George Rector and Joan Byrd of the Speedwell community received the land trust’s annual conservationist of the year award last month for their contribution.
Rector and Byrd have placed a conservation easement on 40 acres and are in the process of protecting an adjacent 114-acre tract. They recently bought the 114 acres tract from conservation-minded neighbors who sold the property at a reduced price on the assurance it would be placed in an easement. Those neighboring landowners, Lawrence and Maethel Shindelman, are members of the Land Trust for the Little Tennessee and were willing to sell the property below market value to see it preserved.
“Our interest in securing this land was based on a belief in the value of conservation, and our next concern was how to protect it beyond the span of our own lives,” said George Rector. “We approached LTLT with the idea of placing a conservation easement on our land, confident that we had found a local partner that would enable us to realize our long-range goals.”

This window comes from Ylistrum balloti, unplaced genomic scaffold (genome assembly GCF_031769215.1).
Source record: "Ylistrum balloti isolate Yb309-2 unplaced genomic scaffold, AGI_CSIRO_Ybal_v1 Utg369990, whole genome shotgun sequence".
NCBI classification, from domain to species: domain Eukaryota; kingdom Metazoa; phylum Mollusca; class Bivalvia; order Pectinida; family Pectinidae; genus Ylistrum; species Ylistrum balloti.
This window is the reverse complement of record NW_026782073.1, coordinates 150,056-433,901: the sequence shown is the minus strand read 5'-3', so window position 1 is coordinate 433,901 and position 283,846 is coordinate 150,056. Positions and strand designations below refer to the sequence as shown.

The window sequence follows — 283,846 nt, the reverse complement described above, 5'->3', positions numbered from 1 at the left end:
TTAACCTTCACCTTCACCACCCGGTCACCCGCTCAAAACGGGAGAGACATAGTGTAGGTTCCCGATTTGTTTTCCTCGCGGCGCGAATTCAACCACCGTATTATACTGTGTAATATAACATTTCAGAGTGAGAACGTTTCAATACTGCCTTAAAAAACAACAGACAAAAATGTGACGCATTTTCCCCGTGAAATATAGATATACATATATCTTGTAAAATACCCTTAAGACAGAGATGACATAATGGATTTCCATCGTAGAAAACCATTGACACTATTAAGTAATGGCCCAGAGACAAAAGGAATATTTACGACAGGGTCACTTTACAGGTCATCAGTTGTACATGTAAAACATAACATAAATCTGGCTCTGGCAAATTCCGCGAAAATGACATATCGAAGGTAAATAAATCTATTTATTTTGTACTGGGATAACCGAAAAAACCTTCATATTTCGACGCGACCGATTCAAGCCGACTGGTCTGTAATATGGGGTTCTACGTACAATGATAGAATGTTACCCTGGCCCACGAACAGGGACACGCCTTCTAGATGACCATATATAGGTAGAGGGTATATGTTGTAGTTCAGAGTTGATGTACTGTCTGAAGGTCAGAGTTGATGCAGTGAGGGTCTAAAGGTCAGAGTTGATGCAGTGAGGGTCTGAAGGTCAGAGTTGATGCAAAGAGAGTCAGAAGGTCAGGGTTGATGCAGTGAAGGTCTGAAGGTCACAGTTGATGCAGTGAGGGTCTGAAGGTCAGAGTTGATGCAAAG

Under a conservation easement, land remains in private hands. It can be bought, sold or passed down to heirs, but a deed restriction prevents it from ever being developed. In return, the owner reaps income and property tax breaks.
“Their actions demonstrate how conservation-minded landowners can help to ensure a positive future for our mountain communities.,” said Paul Carlson, LTLT executive director,
The Franklin-based Land Trust for the Little Tennessee works to conserve the waters, forests, farms and heritage of the upper Little Tennessee and Hiwassee River Valleys in the six far-western counties.
Since 1999 LTLT has conserved more than 8,200 acres of land in 33 separate projects, including 33 miles of Little Tennessee River frontage, 5 miles of Great Smoky Mountains National Park boundary, and nearly 1,000 acres of working farmland.
For more information contact 828.524.2711 or www.ltlt.org.